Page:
Journal cover Journal topic
Hydrology and Earth System Sciences An interactive open-access journal of the European Geosciences Union
doi:10.5194/hess-2017-242
© Author(s) 2017. This work is distributed
under the Creative Commons Attribution 3.0 License.
Research article
04 May 2017
Review status
This discussion paper is under review for the journal Hydrology and Earth System Sciences (HESS).
Comparison of the impacts of urban development and climate change in exposing European cities to pluvial flooding
Per Skougaard Kaspersen1, Nanna Høegh Ravn2, Karsten Arnbjerg-Nielsen3, Henrik Madsen4, and Martin Drews1 1Department of Management Engineering, Technical University of Denmark, Kgs. Lyngby, 2800, Denmark
2LNH Water, Tikoeb, 3080, Denmark
3Department of Environmental Engineering, Technical University of Denmark, Kgs. Lyngby, 2800, Denmark
4DHI, Hoersholm, 2970, Denmark
Abstract. The economic and human consequences of extreme precipitation and the related flooding of urban areas have increased rapidly over the past decades. Some of the key factors that affect the risks to urban areas include climate change, the densification of assets within cities and the general expansion of urban areas. In this paper, we examine and compare quantitatively the impact of climate change and recent urban development patterns on the exposure of four European cities to pluvial flooding. In particular, we investigate the degree to which pluvial floods of varying severity and in different geographical locations are influenced to the same extent by changes in urban land cover and climate change. We have selected the European cities of Odense, Vienna, Strasbourg and Nice for analyses to represent, different climatic conditions, trends in urban development and topographical characteristics. We develop and apply a combined remote-sensing and flood-modelling approach to simulate the extent of pluvial flooding for a range of extreme precipitation events for historical (1984) and present-day (2014) urban land cover and for two climate-change scenarios (RCP 4.5 and RCP 8.5). Changes in urban land cover are estimated using Landsat satellite imagery for the period 1984–2014. We combine the remote-sensing analyses with regionally downscaled estimates of precipitation extremes of current and expected future climate to enable 2D overland flow simulations and flood-hazard assessments. The individual and combined impacts of urban development and climate change are quantified by examining the variations in flooding between the different simulations along with the corresponding uncertainties. For all four cities, we find an increase in flood exposure corresponding to an observed absolute growth in impervious surfaces of 7–12 % during the past thirty years of urban development. Similarly, we find that climate change increases exposure to pluvial flooding under both the RCP 4.5 and RCP 8.5 scenarios. The relative importance of urban development and climate change on flood exposure varies considerably between the cities. For Odense, the impact of urban development is comparable to that of climate change under an RCP 8.5 scenario (2081–2100), while for Vienna and Strasbourg it is comparable to the impacts of an RCP 4.5 scenario. For Nice, climate change dominates urban development as the primary driver of changes in exposure to flooding. The variation between geographical locations is caused by differences in soil infiltration properties, historical trends in urban development and the projected regional impacts of climate change on extreme precipitation.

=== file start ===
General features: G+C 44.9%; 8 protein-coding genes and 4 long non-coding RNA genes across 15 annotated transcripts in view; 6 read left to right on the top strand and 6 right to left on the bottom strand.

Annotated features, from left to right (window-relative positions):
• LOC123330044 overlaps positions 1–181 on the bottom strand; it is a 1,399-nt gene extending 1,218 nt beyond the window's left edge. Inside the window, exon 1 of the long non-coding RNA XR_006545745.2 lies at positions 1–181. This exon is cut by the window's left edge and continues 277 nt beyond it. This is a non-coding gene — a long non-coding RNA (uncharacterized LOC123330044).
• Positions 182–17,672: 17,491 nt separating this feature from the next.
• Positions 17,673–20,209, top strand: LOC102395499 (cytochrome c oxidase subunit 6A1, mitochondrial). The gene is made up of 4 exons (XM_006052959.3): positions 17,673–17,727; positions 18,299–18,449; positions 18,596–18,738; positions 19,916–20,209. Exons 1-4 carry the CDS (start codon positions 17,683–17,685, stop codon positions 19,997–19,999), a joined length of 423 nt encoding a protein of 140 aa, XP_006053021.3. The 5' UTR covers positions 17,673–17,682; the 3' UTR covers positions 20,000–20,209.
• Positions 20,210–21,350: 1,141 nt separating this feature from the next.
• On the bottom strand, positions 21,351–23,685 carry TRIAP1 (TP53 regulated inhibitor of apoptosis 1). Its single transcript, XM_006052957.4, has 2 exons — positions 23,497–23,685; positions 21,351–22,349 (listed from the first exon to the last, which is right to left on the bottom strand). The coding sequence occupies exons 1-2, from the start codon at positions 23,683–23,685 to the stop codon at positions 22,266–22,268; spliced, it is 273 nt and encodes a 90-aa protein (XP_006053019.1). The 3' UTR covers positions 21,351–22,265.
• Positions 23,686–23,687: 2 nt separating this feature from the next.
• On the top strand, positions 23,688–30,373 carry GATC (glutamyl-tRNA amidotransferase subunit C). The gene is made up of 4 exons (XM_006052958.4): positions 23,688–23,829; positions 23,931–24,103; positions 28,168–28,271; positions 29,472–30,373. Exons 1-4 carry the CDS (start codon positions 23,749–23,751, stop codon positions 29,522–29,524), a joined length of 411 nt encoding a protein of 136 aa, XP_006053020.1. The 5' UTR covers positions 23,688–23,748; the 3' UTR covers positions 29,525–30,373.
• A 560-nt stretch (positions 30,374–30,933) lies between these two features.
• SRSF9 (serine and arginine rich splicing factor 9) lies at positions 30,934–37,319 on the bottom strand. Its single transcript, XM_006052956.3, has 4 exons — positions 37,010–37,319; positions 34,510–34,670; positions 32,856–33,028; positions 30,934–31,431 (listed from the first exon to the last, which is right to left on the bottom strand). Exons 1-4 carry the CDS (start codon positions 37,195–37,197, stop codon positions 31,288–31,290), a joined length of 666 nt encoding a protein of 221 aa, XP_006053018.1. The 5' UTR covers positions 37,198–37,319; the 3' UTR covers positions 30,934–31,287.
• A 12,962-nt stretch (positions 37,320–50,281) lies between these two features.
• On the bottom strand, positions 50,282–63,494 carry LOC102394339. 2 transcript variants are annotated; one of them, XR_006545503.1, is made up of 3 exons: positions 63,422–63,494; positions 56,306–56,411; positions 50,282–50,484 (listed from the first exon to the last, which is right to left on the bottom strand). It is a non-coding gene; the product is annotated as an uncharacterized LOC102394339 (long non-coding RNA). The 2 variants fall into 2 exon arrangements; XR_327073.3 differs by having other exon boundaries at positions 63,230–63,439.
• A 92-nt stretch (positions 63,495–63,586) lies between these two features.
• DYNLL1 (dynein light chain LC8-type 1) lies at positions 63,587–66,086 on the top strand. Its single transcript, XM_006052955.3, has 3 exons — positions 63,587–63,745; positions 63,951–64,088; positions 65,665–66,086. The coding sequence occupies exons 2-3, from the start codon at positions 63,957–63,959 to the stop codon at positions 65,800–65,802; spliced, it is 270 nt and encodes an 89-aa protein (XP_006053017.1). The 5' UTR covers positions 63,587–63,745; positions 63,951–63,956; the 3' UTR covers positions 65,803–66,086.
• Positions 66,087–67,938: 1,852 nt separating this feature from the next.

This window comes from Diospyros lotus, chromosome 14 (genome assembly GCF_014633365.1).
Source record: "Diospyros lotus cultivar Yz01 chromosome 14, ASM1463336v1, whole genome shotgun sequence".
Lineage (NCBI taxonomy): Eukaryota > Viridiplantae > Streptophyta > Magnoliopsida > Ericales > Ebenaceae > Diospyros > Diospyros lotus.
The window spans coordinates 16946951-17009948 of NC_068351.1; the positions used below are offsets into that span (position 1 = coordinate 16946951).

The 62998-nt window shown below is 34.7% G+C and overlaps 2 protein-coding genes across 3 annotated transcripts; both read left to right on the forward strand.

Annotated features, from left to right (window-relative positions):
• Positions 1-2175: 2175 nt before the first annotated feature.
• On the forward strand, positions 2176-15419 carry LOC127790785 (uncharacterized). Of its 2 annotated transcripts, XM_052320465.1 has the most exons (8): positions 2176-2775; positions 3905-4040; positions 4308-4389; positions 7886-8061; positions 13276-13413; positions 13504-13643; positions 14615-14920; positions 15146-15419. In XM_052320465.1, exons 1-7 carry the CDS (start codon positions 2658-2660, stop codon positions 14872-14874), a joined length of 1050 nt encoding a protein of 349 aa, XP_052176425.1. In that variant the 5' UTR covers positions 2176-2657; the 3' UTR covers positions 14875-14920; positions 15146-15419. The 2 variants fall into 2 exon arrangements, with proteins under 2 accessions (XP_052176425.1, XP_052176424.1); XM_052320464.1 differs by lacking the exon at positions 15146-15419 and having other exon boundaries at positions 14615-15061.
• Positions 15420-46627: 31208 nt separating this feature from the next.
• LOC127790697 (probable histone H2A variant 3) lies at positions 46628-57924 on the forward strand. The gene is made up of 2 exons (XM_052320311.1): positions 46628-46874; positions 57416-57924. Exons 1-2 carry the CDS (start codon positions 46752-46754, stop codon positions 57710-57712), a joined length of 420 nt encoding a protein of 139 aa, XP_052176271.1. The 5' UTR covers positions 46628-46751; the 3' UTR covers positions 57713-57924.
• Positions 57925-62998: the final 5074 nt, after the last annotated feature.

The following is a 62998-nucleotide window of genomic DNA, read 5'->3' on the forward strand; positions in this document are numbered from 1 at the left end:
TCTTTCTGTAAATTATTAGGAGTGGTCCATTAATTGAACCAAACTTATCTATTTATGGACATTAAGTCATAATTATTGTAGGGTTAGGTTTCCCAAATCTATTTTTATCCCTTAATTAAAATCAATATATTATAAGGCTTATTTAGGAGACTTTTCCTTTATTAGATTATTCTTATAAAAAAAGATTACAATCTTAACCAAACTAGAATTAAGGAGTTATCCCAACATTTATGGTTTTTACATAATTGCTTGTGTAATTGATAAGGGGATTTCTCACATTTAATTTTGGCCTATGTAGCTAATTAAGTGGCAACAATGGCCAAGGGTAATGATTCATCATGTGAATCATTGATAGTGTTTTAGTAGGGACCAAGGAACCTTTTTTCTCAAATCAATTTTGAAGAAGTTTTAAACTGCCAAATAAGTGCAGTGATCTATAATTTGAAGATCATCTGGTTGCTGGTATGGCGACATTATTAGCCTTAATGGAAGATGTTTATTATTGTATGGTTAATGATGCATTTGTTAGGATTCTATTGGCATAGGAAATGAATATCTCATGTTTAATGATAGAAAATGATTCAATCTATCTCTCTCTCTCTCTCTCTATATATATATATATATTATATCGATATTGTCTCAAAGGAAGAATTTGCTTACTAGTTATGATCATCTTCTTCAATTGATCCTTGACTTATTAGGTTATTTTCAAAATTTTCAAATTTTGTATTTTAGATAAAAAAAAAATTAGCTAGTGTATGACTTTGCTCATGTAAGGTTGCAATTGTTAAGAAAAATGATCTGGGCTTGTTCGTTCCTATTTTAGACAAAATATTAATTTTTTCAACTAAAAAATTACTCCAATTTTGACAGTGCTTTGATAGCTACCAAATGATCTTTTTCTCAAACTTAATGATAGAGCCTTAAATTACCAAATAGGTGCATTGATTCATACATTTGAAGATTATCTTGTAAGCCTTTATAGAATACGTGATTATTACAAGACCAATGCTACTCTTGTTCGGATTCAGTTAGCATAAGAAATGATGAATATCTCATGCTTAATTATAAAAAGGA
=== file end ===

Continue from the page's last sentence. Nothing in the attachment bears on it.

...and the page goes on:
Citation: Skougaard Kaspersen, P., Høegh Ravn, N., Arnbjerg-Nielsen, K., Madsen, H., and Drews, M.: Comparison of the impacts of urban development and climate change in exposing European cities to pluvial flooding, Hydrol. Earth Syst. Sci. Discuss., doi:10.5194/hess-2017-242, in review, 2017.
Per Skougaard Kaspersen et al.
Per Skougaard Kaspersen et al.
Per Skougaard Kaspersen et al.

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